NGOs are also expected to be value-based organisations. The range of activities they are involved in is mind-boggling and can extend from issues of ageing to waste management.

The funding for these NGOs is substantially international. The international flow of funds is regulated by the Foreign Contributions Regulation Act (FCRA). Table-1 provides the trends in the number of reporting registered associations and the amount of money received under the Act.

We find that the number of reporting associations has declined (percent wise) over the period and the numbers of those not complying with the laws have increased. For instance, the ministry has placed 8,673 associations under “prior permission” category in 2005 for failure to furnish annual returns for the three previous consecutive years. There exists substantial under-reporting.

We also find that in the last three years, the amount received has shown a phenomenal increase and it was 56% more in 2006-2007 than in the previous year. The report of the home ministry also provides other information regarding the states receiving the largest amount and purpose, etc pertaining to the year 2006-2007.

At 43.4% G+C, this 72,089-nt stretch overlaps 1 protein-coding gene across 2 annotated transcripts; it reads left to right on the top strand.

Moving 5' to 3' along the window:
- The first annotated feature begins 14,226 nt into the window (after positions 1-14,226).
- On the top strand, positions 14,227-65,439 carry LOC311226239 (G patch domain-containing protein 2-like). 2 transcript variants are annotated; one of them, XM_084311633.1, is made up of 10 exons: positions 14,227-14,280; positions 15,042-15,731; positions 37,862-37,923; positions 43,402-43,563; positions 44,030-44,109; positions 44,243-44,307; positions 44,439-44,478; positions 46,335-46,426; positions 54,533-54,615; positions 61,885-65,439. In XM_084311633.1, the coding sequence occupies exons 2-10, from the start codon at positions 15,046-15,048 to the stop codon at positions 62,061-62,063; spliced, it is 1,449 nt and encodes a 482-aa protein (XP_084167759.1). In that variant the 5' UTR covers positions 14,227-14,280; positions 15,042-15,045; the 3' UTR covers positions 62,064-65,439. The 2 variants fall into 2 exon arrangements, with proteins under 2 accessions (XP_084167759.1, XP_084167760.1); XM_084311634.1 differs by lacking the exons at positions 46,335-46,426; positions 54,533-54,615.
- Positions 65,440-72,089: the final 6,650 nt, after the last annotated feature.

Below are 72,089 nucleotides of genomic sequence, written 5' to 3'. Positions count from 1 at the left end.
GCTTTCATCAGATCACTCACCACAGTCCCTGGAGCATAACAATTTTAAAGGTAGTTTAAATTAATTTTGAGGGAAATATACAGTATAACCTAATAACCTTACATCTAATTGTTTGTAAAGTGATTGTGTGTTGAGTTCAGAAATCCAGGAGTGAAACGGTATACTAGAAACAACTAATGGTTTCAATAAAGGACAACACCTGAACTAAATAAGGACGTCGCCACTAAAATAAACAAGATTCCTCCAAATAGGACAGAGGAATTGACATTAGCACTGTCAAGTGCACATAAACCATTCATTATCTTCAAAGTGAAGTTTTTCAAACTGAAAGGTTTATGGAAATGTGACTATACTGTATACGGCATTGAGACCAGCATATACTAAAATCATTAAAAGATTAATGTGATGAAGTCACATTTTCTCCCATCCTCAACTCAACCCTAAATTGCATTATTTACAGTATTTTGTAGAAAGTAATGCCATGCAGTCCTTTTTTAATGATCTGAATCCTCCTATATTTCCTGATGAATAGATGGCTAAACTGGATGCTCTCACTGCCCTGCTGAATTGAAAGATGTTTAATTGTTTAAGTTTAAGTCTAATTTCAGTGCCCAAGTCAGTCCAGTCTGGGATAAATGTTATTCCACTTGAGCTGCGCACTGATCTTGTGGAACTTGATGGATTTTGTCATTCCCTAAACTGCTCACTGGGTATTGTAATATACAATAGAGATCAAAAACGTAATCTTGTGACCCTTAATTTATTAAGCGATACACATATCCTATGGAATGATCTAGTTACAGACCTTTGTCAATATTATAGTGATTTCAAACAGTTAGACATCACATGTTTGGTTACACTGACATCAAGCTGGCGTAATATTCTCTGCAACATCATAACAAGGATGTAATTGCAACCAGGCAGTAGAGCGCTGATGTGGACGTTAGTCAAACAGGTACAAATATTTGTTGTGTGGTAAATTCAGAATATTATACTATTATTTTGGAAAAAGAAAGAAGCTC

It suggests that important states or union territories are Tamil Nadu (Rs 2,244 crore), followed by Delhi (Rs 2,187 crore), Andhra Pradesh (Rs 1,211 crore) and Maharashtra (Rs 1,195 crore). Among donor countries, USA leads in the list of donor countries (Rs 2,972 crore), followed by Germany (Rs 1,649 crore), UK (Rs 1,425 crore) and Switzerland (Rs 605 crore).

The leading donor agencies are Misereor Pastfach, Germany (Rs 1,244 crore), World Vision International USA (Rs 469 crore), Foundation Vicente Ferrer Spain (Rs 399 crore) and ASA Switzerland (Rs 302 crore).

The largest recipients are Ranchi Jesuits of Jharkhand (Rs 622 crore), followed by the Santhome Trust of Kalyan, Maharashtra (Rs 333 crore), Sovereign Order of Malta, Delhi (Rs 301 crore), World Vision of India, Tamil Nadu (Rs 256 crore), Jesuit Educational and Charitable Society, Karnataka (Rs 230 crore).